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At least 3 out of 5 people who try a cigarette become daily smokers

Posted: 09 Jan 2018 06:49 PM PST

At least 61 percent of people who try their first cigarette become, at least temporarily, daily smokers, suggests an analysis of survey data.

Illnesses caused by recreation on the water costs $2.9 billion annually in the US

Posted: 09 Jan 2018 06:49 PM PST

Swimming, paddling, boating and fishing account for more than 90 million cases of gastrointestinal, respiratory, ear, eye and skin-related illnesses per year in the US with an estimated annual cost of $2.9 billion, according to a new report.

MERS antibodies produced in cattle safe, treatment well tolerated in phase 1 trial

Posted: 09 Jan 2018 03:51 PM PST

An experimental treatment developed from cattle plasma for Middle East respiratory syndrome (MERS) coronavirus infection shows broad potential, according to a small clinical trial. The treatment, SAB-301, was safe and well tolerated by healthy volunteers, with only minor reactions documented.

New discovery could improve brain-like memory and computing

Posted: 09 Jan 2018 03:50 PM PST

From various magnetic tapes, floppy disks and computer hard disk drives, magnetic materials have been storing our electronic information along with our valuable knowledge and memories for well over half of a century.

3-D imaging of fat reveals potential targets for new obesity treatments

Posted: 09 Jan 2018 03:50 PM PST

With new imaging methods, scientists hope to make significant progress in the fight against obesity. A new report reveals striking images of neural projections within fat tissue, and clues for the development of new drugs.

Parasites and hosts may respond differently to a warmer world

Posted: 09 Jan 2018 03:49 PM PST

Organisms infected by parasites may respond differently to changes in temperature than their uninfected counterparts, according to new research.

General anesthetics do more than put you to sleep

Posted: 09 Jan 2018 12:34 PM PST

A new understanding of the complex ways in which general anesthetics act on the brain could eventually lead to improved drugs for surgery. It remains unclear how general anesthesia works, even though it is one of the most common medical procedures worldwide. University of Queensland researcher, Associate Professor Bruno van Swinderen, said his team had overturned previous understanding of what general anaesthetics do to the brain, finding the drugs did much more than induce sleep.

New drug capsule may allow weekly HIV treatment

Posted: 09 Jan 2018 12:34 PM PST

Researchers have developed a capsule that can deliver a week's worth of HIV drugs in a single dose. This advance could make it much easier for patients to adhere to the strict schedule of dosing required for the drug cocktails used to fight the virus, the researchers say.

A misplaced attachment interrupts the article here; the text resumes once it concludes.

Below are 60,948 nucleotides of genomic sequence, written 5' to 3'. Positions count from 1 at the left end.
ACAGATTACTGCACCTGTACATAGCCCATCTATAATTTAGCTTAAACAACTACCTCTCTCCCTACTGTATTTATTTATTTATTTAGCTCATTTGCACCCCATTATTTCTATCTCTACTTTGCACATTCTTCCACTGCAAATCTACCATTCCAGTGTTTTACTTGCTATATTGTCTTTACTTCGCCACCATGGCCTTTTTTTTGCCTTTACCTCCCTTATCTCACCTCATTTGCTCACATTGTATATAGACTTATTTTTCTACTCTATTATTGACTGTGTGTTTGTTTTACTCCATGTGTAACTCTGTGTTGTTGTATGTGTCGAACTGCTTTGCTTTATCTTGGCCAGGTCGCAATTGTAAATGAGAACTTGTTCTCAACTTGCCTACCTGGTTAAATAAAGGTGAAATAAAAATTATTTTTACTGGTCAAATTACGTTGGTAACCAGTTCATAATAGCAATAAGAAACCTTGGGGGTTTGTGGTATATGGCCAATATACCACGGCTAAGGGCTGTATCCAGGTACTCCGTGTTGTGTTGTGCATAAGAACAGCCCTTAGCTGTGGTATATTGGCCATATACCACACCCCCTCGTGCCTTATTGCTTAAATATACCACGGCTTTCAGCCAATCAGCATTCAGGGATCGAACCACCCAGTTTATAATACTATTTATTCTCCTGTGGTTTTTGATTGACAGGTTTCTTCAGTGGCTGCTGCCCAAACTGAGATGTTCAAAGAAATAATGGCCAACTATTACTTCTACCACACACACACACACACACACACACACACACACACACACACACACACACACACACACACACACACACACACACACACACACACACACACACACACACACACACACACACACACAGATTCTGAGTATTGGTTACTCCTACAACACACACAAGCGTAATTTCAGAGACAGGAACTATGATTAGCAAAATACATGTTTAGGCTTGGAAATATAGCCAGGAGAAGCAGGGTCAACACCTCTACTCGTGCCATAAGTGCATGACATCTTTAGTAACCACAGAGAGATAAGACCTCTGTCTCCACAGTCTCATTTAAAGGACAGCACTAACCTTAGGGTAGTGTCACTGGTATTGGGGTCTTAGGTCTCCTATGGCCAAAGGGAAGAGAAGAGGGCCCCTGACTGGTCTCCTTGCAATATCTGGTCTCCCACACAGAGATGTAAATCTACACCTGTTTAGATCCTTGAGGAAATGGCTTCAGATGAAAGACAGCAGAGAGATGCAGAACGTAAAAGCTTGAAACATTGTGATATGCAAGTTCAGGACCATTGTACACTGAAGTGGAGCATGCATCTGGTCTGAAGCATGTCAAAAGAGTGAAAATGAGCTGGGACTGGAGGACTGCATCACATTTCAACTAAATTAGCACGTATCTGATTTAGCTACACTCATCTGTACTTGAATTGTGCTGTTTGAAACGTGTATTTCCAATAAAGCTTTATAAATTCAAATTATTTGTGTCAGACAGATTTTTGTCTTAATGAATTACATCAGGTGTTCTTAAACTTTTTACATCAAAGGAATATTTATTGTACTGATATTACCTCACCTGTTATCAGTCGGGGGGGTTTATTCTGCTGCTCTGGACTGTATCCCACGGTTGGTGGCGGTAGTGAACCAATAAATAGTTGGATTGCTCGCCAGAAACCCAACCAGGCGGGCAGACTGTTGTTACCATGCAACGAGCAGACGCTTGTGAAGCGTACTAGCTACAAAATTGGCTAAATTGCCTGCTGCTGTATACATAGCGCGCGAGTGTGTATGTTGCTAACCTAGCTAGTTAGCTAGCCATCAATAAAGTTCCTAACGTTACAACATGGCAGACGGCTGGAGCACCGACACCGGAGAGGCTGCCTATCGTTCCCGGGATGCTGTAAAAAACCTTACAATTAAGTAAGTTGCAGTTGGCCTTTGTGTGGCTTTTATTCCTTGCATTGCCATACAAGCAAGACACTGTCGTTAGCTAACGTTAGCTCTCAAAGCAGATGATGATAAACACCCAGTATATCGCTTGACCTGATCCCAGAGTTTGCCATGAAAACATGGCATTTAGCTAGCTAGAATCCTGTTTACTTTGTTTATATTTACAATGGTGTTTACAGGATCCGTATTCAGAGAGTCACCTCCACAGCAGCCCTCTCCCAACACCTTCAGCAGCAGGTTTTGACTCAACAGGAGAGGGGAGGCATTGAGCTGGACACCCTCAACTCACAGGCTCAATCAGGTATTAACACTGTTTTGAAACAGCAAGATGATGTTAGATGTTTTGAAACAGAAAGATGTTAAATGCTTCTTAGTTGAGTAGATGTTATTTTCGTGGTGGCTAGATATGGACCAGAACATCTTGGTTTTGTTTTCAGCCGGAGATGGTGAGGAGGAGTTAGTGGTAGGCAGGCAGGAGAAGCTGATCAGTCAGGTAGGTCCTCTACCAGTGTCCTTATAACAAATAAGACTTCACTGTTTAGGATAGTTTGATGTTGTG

Climate change drives collapse in marine food webs

Posted: 09 Jan 2018 12:09 PM PST

A new study has found that levels of commercial fish stocks could be harmed as rising sea temperatures affect their source of food.

For city kids with asthma, telemedicine and in-school care cut ER visits in half

Posted: 09 Jan 2018 12:09 PM PST

Urban children with asthma who received a combination of telemedicine support and school-based medication therapy were less than half as likely to need an emergency room or hospital visit for their asthma.

Planets around other stars are like peas in a pod

Posted: 09 Jan 2018 11:19 AM PST

A study of 909 planets and 355 stars reveals that, unlike our solar system, other planetary systems are distinguished by strict regularity.

Black hole research could aid understanding of how small galaxies evolve

Posted: 09 Jan 2018 11:19 AM PST

Scientists have solved a cosmic mystery by finding evidence that supermassive black holes prevent stars forming in some smaller galaxies.

Dual migration created genetic 'melting pot' of the first Scandinavians

Posted: 09 Jan 2018 11:18 AM PST

New genomic data suggest that the first human settlers on the Scandinavian peninsula followed two distinct migration routes. The study also indicates that the resulting mixed population genetically adapted to the extreme environmental conditions.

Deep sea creatures provide a guiding light in the quest to develop cancer therapies

Posted: 09 Jan 2018 10:27 AM PST

Scientists use enzymes responsible for marine animal bioluminescence to help researchers test whether cancer immunotherapies work.

World's smallest wearable device measures UV exposure

Posted: 09 Jan 2018 09:53 AM PST

Researchers have developed the smallest wearable device in the world. The wafer-thin, feather-light sensor can fit on a fingernail and precisely measures a person's exposure to UV light from the sun.

Proteomics analyses could present new opportunities to diagnose and treat dementias

Posted: 09 Jan 2018 09:52 AM PST

One of the most intriguing properties of the brain is its means to undergo synaptic plasticity which represents the basis for learning and memory, abilities that severely decline in the case of a dementia. New research suggests that particular proteins important in the communication between neurons could be targets for early interventions in patients with different types of dementias.